Time travellers: managers on the building site
Paper in proceeding, 2013

Efficiency is often described as the extent to which time, effort or cost is well used for executing an intended task or purpose: the shorter time between an investment and it return, the greater the profit. Organisational concepts and theories are here to help industries to perform as efficiently as possible. Management and planning tools are mobilised to frame and control work processes to be done on time. However studies on the building site usually show chaos and the proliferation of unexpected events. Interruptions are usually treated as disturbances which need to be reduced and avoided. Managers have to deal with these disturbances which create a rupture between what has been planned and what is actually happening at the building site. The present paper looks at how these interruptions appear during the workday and how the managers answer and reorganise their work consequently. The empirical material comes from a study carried at the building site of a public school. The methods used to collect data are frequency analysis and participant observation among others. The results show that these managers did not comply with the traditional picture of managing the building site. If their work is indeed fragmented with an average of 120 interruptions per day, they do not overwork to compensate the lack of time. Moreover instead of portraying these switching as interruptions affectin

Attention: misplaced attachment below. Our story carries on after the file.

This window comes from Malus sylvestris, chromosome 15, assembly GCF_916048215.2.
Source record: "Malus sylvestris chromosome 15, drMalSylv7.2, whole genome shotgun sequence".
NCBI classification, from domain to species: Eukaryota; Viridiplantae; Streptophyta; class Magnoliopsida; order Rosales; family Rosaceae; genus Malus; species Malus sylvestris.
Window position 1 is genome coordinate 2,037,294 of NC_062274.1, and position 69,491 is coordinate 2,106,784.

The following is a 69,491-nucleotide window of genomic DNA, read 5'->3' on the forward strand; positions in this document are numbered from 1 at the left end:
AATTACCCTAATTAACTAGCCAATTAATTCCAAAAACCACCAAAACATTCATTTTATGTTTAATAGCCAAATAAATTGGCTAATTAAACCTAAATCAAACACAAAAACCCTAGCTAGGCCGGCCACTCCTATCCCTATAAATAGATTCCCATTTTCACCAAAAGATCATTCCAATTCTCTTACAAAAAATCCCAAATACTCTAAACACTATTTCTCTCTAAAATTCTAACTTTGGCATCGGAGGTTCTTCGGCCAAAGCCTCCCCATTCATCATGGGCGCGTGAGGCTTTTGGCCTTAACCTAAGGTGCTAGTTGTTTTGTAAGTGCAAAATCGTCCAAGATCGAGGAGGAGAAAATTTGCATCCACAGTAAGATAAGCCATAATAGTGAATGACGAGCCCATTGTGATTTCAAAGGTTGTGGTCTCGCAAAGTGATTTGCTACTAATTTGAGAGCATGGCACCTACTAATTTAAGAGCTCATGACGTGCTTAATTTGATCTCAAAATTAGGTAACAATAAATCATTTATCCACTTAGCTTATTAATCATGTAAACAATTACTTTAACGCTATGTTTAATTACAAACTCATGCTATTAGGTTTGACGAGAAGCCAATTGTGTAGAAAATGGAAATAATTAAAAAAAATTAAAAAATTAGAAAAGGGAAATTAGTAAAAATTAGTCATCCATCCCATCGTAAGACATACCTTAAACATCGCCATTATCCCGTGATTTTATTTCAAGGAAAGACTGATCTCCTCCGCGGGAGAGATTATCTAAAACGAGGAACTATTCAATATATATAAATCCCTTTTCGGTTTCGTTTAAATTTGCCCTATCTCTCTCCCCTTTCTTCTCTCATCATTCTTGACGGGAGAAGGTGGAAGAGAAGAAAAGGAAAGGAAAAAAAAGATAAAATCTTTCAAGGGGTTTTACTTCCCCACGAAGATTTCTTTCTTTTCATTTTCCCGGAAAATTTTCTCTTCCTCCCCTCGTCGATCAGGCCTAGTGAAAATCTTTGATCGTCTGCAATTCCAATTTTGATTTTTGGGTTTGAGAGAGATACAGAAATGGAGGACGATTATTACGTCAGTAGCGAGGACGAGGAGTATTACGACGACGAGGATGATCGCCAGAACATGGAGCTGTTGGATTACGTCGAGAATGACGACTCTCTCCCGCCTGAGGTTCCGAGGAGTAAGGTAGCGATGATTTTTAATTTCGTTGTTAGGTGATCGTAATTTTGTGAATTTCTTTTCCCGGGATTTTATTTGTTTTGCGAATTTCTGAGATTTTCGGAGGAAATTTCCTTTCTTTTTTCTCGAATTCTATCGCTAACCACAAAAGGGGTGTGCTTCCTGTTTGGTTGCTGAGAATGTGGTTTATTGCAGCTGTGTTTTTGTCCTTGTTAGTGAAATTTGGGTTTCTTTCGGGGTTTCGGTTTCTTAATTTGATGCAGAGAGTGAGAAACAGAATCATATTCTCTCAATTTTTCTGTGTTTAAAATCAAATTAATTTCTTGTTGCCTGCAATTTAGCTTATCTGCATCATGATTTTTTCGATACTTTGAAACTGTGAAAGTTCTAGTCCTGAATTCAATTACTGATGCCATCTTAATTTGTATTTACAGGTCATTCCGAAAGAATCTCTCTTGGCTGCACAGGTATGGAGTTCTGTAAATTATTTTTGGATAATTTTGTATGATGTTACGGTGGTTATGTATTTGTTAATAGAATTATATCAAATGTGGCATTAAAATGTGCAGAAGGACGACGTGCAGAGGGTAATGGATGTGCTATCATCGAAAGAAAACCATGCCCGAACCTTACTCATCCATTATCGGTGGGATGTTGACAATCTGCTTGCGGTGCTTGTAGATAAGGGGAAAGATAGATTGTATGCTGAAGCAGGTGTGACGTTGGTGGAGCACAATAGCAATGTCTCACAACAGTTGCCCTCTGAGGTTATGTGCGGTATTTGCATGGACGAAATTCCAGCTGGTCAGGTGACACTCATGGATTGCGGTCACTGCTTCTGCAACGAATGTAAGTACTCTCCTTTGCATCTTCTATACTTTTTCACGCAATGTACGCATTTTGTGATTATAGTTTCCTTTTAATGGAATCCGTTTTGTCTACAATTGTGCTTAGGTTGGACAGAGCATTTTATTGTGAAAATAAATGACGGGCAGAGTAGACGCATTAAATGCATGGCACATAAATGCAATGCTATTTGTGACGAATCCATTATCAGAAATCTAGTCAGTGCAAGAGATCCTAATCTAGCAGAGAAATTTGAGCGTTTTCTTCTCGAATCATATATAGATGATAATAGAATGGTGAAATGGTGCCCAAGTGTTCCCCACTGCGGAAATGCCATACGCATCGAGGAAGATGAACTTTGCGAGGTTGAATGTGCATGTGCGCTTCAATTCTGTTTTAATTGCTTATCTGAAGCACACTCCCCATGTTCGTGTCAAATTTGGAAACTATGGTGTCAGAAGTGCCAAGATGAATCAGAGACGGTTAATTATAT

building site






Martine Buser

Chalmers, Civil and Environmental Engineering, Construction Management

CIB World Building Congress, Construction and Society, Brisbane, 5-9 May 2013

Areas of Advance

Building Futures (2010-2018)


Subject Categories

Construction Management

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